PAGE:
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Coffee, Technology and Café Experience

James Huang | 2021.08.05

Coffee and technology have gone hand in hand ever since the invention of the coffee drink. The reason is simple: you can’t make coffee without technology. Technology, in this case, is essentially what turns coffee into the warm, comforting beverage that we all know and love.

From harvesting the coffee beans to cleaning and roasting them to finally brewing—technology is involved in every step of the way. So naturally, as technology evolves so do different ways of making coffee.

Technology doesn’t just benefit coffee professionals; coffee enthusiasts can also enjoy the coffee tech perks and features from their homes. As home brewing becomes more popular, there is an increasing number of quality espresso machines for your home that are connected to your phone or even other appliances. With it, you could control brewing and extract settings, coffee orders and purchases, as well as other properties.

All these technological advancements essentially aim to make the coffee-making experience more effortless, comfortable and therefore more democratic.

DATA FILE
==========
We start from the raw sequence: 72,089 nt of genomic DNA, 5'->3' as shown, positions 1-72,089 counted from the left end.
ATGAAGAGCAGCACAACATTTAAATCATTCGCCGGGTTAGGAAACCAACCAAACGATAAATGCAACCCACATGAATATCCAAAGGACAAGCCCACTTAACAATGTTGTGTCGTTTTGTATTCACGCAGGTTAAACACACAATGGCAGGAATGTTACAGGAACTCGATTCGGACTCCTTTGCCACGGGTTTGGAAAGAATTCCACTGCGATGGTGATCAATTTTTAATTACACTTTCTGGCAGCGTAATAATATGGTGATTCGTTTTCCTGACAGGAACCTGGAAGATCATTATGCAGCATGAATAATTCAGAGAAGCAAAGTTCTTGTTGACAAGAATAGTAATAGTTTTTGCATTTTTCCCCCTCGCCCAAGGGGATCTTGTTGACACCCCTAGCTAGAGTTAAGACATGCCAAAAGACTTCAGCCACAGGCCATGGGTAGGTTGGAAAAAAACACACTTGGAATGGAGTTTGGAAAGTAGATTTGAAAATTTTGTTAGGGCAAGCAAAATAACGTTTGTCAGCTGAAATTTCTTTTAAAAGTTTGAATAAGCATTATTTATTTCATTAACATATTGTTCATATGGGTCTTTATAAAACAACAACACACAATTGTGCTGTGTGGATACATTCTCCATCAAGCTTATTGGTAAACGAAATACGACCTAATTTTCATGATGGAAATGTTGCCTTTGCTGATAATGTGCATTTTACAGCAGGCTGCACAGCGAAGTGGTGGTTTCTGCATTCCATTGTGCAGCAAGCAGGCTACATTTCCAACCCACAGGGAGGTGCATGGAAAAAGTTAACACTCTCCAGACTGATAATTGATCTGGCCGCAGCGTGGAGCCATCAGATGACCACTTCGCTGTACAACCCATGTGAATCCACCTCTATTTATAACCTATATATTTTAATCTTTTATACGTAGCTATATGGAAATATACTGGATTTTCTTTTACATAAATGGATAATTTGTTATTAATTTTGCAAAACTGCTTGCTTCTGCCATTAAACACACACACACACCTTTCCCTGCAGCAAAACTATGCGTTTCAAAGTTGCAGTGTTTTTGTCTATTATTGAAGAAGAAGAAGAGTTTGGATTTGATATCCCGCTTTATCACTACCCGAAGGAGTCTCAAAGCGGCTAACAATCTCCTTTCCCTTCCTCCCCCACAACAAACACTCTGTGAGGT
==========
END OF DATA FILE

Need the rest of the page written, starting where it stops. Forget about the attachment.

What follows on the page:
Human Touch

As a tech geek, I understands why roasters, shop owners and customers would embrace new gadgets: Machines can often offer consistency and perfection—or at least the promise of it.  However, I enjoy unpredictable moment in my daily life.  My daily coffee moment in enjoyable, from selecting "bean of the day", roasting, brewing, and drinking. I love making coffee, the whole long, painstaking ritual of preparing a pourover by hand.

As we know, the artisan process of making coffee today depends on many variables: coffee origin, quality of the roast, humidity, temperature and etc.   Coffee pourover by hand, to me, is similar to film photography and vinyl playback, they are my perfect imperfection.

My Cafe Experience

When I was young, I stay in Indonesia and the taste of "coffee" is different to what we drink now in Hong Kong.  "Kopi" is the type of coffee which is a highly caffeinated black coffee served with (lots of) milk and sugar.  Kopi used Robusta beans which you’ll find that your cup of kopitiam coffee will taste a lot harsher and stronger than your normal serving of espresso that is smoother and more complex.

The experience in Japan coffee is entirely different, but I shall leave it to next article.

Coffee, Technology and Café Experience
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Digital Transformation is not about Technology